At McCook he also became the first pilot to bail out of a stricken aircraft at night.[2] On 13 June 1924, while he was making a night airways flight from McCook Field to Columbus, Ohio and back, his engine died just as he was approaching Dayton. His first idea was to make an emergency landing, but the two flares he released failed to ignite. Even though no one had ever made an emergency jump at night, he decided to trust to his parachute and came down safely, though his parachute tangled in a tree and he required help to get to the ground.

World War IIEdit

Macready was recalled to active duty in World War II. He served as a colonel and commanded several Army Air Force groups, as well as serving in North Africa as inspector general for the Twelfth Air Force.[1] Macready was inducted into the National Aviation Hall of Fame.[4] He retired from active duty in 1948.[4]

Mackay TrophyEdit

Macready remains the only person to win the Mackay Trophy three times. The trophy is awarded for the year's greatest accomplishment in aviation by an American pilot. Lt. Macrady won the trophy in three consecutive years.[2]

  • 1921 - The trophy was awarded for a series of high altitude test flights at McCook Field using the XC05A[5] involving the first use of supplemental oxygen. The flights established a world record altitude of 40,800 feet; the previous record being 39,596 ft set by a French aviator Callizo.[2]
  • 1922 - The trophy was awarded for a flight on 5–6 October 1922. Taking off on 5 October, an aircraft piloted by Macready and Lt. Oakley G. Kelly established a world flight endurance record of 35 hours 18.5 minutes over San Diego, California. This, and later endurance flights led to the development of the world's first air-to-air refueling system.[2]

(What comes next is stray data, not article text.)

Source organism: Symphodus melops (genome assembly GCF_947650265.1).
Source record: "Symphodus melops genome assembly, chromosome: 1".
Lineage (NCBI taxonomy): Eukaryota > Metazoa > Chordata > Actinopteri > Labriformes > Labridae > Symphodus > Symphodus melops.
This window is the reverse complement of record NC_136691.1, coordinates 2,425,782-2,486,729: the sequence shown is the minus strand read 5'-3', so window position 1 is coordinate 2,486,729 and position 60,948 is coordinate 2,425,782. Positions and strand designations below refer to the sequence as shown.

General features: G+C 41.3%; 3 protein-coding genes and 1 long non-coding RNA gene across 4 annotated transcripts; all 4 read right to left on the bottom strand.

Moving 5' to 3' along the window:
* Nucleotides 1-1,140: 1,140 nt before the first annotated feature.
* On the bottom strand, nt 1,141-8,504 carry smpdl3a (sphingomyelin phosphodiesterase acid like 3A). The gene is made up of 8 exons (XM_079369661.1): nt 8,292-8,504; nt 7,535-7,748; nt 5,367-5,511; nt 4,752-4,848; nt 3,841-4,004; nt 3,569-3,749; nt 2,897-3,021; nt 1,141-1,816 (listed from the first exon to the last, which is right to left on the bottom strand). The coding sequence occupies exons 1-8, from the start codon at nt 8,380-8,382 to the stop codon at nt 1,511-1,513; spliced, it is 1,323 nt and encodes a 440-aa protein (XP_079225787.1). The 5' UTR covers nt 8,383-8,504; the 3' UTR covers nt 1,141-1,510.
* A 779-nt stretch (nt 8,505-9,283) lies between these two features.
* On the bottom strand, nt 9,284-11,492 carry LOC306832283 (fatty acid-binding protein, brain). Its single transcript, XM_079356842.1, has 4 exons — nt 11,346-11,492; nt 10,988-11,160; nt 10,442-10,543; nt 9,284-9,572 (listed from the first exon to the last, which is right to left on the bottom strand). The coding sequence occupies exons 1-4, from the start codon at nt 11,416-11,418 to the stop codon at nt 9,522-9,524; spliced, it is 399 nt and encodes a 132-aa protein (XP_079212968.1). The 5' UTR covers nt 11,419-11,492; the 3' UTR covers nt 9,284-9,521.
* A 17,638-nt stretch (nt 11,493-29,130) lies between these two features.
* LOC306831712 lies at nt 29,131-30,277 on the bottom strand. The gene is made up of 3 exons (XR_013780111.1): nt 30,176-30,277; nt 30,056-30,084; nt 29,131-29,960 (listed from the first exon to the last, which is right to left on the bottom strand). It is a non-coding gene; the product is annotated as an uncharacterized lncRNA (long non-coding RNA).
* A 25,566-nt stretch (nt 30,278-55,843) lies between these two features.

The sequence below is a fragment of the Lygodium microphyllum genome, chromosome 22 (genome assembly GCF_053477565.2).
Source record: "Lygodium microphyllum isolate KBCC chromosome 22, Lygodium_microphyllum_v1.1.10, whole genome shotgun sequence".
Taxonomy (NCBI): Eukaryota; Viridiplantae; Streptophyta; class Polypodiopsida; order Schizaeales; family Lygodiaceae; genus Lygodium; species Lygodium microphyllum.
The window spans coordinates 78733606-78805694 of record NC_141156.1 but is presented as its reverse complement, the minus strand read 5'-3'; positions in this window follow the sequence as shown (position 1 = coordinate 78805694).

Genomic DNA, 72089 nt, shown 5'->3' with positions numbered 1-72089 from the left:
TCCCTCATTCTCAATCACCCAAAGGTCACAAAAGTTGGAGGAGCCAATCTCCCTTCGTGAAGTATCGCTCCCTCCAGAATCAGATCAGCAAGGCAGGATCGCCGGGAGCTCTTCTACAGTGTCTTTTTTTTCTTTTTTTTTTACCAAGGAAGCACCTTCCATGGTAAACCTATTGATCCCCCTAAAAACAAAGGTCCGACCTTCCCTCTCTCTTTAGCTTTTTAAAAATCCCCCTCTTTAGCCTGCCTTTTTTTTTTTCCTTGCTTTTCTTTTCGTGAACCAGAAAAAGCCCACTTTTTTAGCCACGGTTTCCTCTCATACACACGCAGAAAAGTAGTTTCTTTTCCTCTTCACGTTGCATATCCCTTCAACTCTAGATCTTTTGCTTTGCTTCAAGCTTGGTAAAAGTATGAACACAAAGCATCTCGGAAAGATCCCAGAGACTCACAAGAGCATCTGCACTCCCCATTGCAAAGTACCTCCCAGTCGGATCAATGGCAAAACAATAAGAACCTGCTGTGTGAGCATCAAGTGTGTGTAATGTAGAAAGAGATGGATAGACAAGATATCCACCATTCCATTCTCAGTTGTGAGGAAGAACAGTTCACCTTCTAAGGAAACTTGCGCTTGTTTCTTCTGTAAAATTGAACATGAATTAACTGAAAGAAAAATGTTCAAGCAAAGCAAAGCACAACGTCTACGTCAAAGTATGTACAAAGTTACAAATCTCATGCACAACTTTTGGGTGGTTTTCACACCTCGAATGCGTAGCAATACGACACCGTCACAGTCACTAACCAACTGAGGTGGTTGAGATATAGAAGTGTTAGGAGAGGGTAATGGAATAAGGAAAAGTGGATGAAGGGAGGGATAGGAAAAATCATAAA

• 1923 - The trophy was awarded for the first non-stop coast-to-coast flight. The flight began on 2 May 1923, and concluded on 3 May. Lts. Macready and Kelly took off from Roosevelt Field, New York in a modified Fokker T-2 loaded with gasoline. The pair landed at Rockwell Field, in San Diego, California having completed the first nonstop U.S. transcontinental flight in an official time of 26 hours, 50 minutes and 38 3/5 seconds.[2]



  1. ^ a b c "John A. Macready". San Diego History Center. Retrieved May 26, 2011.
  2. ^ a b c d e f g h Cornelisse, Diana G. Splendid Vision, Unswerving Purpose: Developing Air Power for the United States Air Force During the First Century of Powered Flight. Wright-Patterson Air Force Base, Ohio: U.S. Air Force Publications, 2002. ISBN 0-16-067599-5.
  3. ^ Houser, J.S. (1922), "The Airplane in Catalpa Sphinx Control", Ohio Agricultural Experiment Station, Monthly Bulletin (7): 126–36
  4. ^ a b c "John Macready: Record Setter". National Aviation Hall of Fame. Retrieved June 2, 2011.
  5. ^
  6. ^ Sprekelmeyer, Linda, editor. These We Honor: The International Aerospace Hall of Fame. Donning Co. Publishers, 2006. ISBN 978-1-57864-397-4.


He is the subject of a book written by his daughter Sally Macready Wallace.(see External links EarlyAviators)

External linksEdit